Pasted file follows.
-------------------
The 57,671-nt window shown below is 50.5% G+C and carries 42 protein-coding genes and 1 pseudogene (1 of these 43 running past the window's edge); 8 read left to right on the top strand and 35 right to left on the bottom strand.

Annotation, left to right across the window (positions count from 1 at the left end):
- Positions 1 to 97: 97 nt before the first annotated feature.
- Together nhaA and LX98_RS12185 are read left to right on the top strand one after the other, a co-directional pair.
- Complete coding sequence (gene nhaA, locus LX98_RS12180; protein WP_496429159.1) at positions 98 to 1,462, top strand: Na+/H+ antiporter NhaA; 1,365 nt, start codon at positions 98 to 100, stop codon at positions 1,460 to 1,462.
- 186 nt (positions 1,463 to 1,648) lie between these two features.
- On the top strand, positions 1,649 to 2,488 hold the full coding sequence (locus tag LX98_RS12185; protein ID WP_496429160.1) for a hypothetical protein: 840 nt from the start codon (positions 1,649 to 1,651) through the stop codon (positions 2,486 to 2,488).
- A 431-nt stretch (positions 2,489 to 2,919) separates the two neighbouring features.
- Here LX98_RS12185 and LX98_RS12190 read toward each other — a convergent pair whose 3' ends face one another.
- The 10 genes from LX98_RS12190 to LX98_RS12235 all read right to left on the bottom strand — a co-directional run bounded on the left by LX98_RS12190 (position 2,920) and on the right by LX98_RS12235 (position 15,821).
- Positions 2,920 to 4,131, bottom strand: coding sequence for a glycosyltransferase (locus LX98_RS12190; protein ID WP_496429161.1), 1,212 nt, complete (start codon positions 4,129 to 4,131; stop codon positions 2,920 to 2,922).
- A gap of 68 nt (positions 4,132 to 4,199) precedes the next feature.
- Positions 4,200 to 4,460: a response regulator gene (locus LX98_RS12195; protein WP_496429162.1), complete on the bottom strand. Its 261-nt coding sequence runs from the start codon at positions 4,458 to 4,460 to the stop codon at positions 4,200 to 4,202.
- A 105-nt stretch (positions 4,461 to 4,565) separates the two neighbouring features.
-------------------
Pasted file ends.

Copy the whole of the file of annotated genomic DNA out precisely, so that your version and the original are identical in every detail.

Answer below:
The 57,671-nt window shown below is 50.5% G+C and carries 42 protein-coding genes and 1 pseudogene (1 of these 43 running past the window's edge); 8 read left to right on the top strand and 35 right to left on the bottom strand.

Annotation, left to right across the window (positions count from 1 at the left end):
- Positions 1 to 97: 97 nt before the first annotated feature.
- Together nhaA and LX98_RS12185 are read left to right on the top strand one after the other, a co-directional pair.
- Complete coding sequence (gene nhaA, locus LX98_RS12180; protein WP_496429159.1) at positions 98 to 1,462, top strand: Na+/H+ antiporter NhaA; 1,365 nt, start codon at positions 98 to 100, stop codon at positions 1,460 to 1,462.
- 186 nt (positions 1,463 to 1,648) lie between these two features.
- On the top strand, positions 1,649 to 2,488 hold the full coding sequence (locus tag LX98_RS12185; protein ID WP_496429160.1) for a hypothetical protein: 840 nt from the start codon (positions 1,649 to 1,651) through the stop codon (positions 2,486 to 2,488).
- A 431-nt stretch (positions 2,489 to 2,919) separates the two neighbouring features.
- Here LX98_RS12185 and LX98_RS12190 read toward each other — a convergent pair whose 3' ends face one another.
- The 10 genes from LX98_RS12190 to LX98_RS12235 all read right to left on the bottom strand — a co-directional run bounded on the left by LX98_RS12190 (position 2,920) and on the right by LX98_RS12235 (position 15,821).
- Positions 2,920 to 4,131, bottom strand: coding sequence for a glycosyltransferase (locus LX98_RS12190; protein ID WP_496429161.1), 1,212 nt, complete (start codon positions 4,129 to 4,131; stop codon positions 2,920 to 2,922).
- A gap of 68 nt (positions 4,132 to 4,199) precedes the next feature.
- Positions 4,200 to 4,460: a response regulator gene (locus LX98_RS12195; protein WP_496429162.1), complete on the bottom strand. Its 261-nt coding sequence runs from the start codon at positions 4,458 to 4,460 to the stop codon at positions 4,200 to 4,202.
- A 105-nt stretch (positions 4,461 to 4,565) separates the two neighbouring features.